At the end of the second twenty-four hours, nothing is still thrashing dysfunctionally. There's still a lot of kludged throttles, and cron jobs to poke things, and the like still out there making the net a little slower but a lot more stable; the general consensus among both hackers and "professionals" is to leave that all in place for at least a week before trying to take it out again.

Sook is still awake (well, a bit tired, but photosynthesis helps) at the end of the second day, but Phaeton has crashed, after going through about an hour where he stopped escaping all his punctuation, so his commands would show up with "semicolon" and "curlybrace" in them, and fail to run. Wilson has gotten proper sleep and come back again, and Nero has picked up several new tricks. ("Next time you're being chased by bad guys in a car chase, I can show you how to tap into the emergency vehicles overrides and hit them with red lights!")

After the network is stable and the space battle over, Wilson suggests that perhaps it would be wise to head back to Tinara. His mother-in-law seems to have taken a turn for the better, and he would rather not have to explain what he's been doing for the past couple of days to his wife (who, he claims, has an uncanny ability to detect if he's feeling guilty about something). Phaeton is still pretty quiet, but Nero seems pretty excited over the whole thing, from the near brush with death to going and rebuilding everything afterwards.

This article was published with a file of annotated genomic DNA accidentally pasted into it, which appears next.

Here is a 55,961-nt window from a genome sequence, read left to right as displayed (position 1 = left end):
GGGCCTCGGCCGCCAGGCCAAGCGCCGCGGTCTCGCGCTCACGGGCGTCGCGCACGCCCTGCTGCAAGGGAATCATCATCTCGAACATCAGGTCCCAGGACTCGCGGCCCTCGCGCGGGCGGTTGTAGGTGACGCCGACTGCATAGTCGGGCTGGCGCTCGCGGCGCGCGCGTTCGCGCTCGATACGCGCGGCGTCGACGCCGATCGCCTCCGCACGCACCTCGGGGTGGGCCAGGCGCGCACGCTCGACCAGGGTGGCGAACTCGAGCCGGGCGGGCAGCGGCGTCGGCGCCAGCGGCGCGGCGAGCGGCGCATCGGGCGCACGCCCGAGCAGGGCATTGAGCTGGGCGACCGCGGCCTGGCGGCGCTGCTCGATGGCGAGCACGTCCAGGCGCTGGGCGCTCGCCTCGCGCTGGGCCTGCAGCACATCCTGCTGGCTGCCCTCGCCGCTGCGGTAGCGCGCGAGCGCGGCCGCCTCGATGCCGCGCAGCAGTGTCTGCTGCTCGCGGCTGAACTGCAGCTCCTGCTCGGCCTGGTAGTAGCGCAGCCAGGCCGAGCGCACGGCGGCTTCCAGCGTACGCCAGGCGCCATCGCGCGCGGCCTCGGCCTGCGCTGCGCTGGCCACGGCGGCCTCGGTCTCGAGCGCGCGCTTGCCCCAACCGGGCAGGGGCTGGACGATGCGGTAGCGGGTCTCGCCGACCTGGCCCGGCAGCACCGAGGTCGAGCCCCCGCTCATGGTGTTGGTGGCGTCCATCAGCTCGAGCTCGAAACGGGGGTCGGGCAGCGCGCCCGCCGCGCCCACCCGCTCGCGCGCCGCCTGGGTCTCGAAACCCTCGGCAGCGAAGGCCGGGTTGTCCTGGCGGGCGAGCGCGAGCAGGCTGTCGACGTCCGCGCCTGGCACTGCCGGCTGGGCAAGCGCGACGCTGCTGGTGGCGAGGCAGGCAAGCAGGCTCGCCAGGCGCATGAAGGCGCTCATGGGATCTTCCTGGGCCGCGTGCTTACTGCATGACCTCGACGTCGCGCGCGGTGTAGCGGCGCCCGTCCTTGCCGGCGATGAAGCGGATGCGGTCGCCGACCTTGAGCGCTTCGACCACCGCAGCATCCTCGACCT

Sook makes sure Nero knows not to make it public that it was them who crashed the network; he's a little worried about not telling the Hippocrates, but Sook says it's okay as long as they know that that goes on the Really Really Secret list.

"And yet, just between us four, the last few days have been some of the coolest in my life. I have never fixed an entire planetary network before. It was so totally sw337." -Sook